16 November 2009

Chilean Carménère, Vol. 2

All this week, I'll be revisiting companies or wineries whose products I've tasted in the past. I happened to get three sets of new wines from three such groups, and am happy to present them to you as we begin the slide into the holiday season.

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Last November I tried six Chilean Carménères. One year later, it's time for a roundup of eight additional bottles of this curious little orphaned grape.

As part of the Wines of Chile promotion for these wines, dozens of other winebloggers joined in a combination webcast, conference call, chat session, and Twitter feed. We got to hear from the individual winemakers down in Chile, a representative of Wines of Chile in New York, and share comments and questions amongst ourselves. I think the funniest part for me was hearing a bit of the joking and trash-talking about various valleys within Chile; the total area for wine production is pretty small, and is all focused on a narrow band around the middle of a very narrow country (imagine a snake wearing a cummerbund). But as with everywhere else on the planet, North and South takes on significant meaning.

I tried these wines on my own and made notes, and then a few hours later tried them with a handful of friends. Some are wine lovers, some are novices. I will say that while I love Carménère, I think it has to have some breathing room, and typically a few hours are necessary for it to smooth out. Straight out of the bottle it can be all bitter and strong tobacco. Don't get me wrong, I love bitter flavors and enjoy a good cigar. But these notes can be off-putting to some wine drinkers. With a little air you get more of the fruit, earth, and other elements.

2007 Santa Carolina Reserva Carménère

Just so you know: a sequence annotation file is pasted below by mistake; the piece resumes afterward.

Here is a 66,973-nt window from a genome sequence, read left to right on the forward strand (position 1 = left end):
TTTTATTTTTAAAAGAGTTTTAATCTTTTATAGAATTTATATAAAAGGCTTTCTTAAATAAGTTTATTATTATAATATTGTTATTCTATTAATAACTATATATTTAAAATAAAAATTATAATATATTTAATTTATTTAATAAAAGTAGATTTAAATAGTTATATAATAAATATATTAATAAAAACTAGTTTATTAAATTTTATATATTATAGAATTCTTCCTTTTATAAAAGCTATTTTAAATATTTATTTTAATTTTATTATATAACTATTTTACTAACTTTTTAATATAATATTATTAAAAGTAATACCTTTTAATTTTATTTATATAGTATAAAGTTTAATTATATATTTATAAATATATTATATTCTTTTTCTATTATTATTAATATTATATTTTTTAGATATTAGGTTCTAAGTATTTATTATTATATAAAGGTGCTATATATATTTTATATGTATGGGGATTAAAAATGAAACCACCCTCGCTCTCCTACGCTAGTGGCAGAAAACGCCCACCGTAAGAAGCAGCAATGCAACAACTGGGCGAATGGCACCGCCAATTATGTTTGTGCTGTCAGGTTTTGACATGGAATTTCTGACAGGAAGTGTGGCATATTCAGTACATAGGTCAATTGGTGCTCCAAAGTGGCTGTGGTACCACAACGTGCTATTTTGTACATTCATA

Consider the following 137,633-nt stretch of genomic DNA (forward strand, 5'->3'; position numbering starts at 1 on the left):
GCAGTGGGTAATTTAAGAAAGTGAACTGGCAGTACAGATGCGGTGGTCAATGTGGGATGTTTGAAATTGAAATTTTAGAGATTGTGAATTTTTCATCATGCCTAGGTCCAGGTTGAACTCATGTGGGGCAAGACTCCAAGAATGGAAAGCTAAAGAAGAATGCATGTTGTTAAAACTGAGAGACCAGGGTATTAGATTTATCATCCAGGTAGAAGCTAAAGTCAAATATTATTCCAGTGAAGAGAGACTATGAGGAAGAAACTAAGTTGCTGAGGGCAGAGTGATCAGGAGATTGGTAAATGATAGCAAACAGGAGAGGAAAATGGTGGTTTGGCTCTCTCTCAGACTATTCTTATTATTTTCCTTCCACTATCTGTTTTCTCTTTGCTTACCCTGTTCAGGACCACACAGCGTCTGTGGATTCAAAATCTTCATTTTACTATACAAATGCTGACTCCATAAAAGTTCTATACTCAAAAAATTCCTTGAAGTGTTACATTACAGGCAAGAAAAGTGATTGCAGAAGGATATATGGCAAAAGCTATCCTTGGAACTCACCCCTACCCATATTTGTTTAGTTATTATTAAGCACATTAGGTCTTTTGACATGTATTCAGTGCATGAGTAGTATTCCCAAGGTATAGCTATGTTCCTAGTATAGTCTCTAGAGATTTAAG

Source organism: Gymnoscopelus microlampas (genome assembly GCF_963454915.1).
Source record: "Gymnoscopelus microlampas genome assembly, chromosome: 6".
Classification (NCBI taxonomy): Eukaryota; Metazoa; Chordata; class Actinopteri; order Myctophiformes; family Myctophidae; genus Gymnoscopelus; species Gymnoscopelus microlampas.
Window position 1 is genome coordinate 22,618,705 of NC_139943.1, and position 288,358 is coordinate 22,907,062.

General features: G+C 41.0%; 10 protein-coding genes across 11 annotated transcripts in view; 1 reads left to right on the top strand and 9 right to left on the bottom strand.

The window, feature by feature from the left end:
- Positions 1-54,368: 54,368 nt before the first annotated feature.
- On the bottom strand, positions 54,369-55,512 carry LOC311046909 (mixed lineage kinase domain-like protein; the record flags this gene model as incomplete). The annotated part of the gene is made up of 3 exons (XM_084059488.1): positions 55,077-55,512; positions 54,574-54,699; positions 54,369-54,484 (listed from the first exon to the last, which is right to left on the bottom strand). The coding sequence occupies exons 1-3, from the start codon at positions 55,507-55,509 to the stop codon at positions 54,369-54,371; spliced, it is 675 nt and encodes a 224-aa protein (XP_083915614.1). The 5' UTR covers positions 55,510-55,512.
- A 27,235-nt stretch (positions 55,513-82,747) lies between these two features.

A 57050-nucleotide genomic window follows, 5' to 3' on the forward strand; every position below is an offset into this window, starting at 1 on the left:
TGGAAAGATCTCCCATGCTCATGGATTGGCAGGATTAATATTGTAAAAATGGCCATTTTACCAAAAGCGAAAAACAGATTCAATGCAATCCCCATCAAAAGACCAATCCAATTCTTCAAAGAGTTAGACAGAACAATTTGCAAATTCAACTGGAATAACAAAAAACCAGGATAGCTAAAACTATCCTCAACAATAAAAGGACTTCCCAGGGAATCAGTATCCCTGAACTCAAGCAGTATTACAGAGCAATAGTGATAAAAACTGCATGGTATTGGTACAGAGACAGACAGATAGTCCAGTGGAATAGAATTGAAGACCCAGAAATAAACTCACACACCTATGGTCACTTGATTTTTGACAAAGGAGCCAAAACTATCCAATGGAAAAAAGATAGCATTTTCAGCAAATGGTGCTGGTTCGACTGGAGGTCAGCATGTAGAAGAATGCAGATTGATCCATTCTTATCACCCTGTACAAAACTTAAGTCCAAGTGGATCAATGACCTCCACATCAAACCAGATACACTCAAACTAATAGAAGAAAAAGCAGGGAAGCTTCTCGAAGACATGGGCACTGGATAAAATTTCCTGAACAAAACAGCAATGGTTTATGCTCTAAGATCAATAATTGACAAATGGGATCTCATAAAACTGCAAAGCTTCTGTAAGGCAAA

100% Carménère from the Rapel Valley
$10, 14% abv
This was the only one with a synthetic cork, and the winemaker Magdalena Sosa was a charming favorite during the videoconference. This wine had classic elements of green bell pepper, black cherry, touch of licorice. Bold and tart, short finish.

2007 Armador Odfjell Carménère
100% Carménère from the Colcahagua and Maipo Valleys
$13, 13.5% abv
Cherry, herbal, black pepper and thyme, touch of pine, lighter mouthfeel, a little brash. Short finish.

2007 Viu Manent Reserva Carménère
100% Carménère from the Colchagua Valley
$14, 14.5% abv
Green tomato leaves, touch of smoke, leather, medium tannins, long finish. A solid textbook Carménère, if you're looking to learn more about the grape.

2007 Cono Sur Visión Carménère
85% Carménère, 9% Cabernet Sauvignon, 6% Syrah
$15, 13.5% abv
Slightly bitter, bright red cherry flavor, touch of seeds. Very light mouthfeel. The first of the blends in this group, and an organic wine to boot.

2008 Viña la Rosa "La Capitana" Carménère
100% Carménère from the Cachapoal Valley
$18, 14.5% abv
Drying tannins, bit of tea, cherry. At this point in the lineup, we're getting more serious... As a side note, La Capitana means flagship in Spanish.

2007 Ventisquero Grey Carménère
85% Carménère, 7.5% Syrah, 7.5% Cabernet Sauvignon from the Maipo Valley
$25, 14.5% abv
Toasty, blackberries, spice, smoother, lingering finish with spice on the tongue. This one began to get really nice as it breathed over the course of five hours.

2007 Terra Andina Altos Carménère-Carignan
60% Carménère, 40% Carignan from the Central Valley
$19, 14% abv
Dark plum, rich and velvety, lovely dark flavors. Paired nicely with the mostly vegetarian appetizers we were enjoying; fascinating combination of two lesser-appreciated grapes.

2004 Carmen Wine Maker's Reserve Red
50% Cabernet Sauvignon, 25% Carménère, 25% Petit Syrah from the Maipo Valley
$44, 14% abv
Rich, deep aromas, chocolate, leather, black cherry, big and tannic at first but oh so delightful as it breathed. It's a bit unfair to compare this with the rest since it's five years old and is a creative blend, but without prompting from me this bottle was the first to empty out during the tasting with my friends.

These wines were received as a sample from Wines of Chile. The tasting kit included a ceramic spittoon and a corkscrew.


Rob Bralow said...

Glad you liked the Carmen!

Benito said...


It was a really impressive bottle. I imagine it's only going to get better as it approaches the 10 year mark.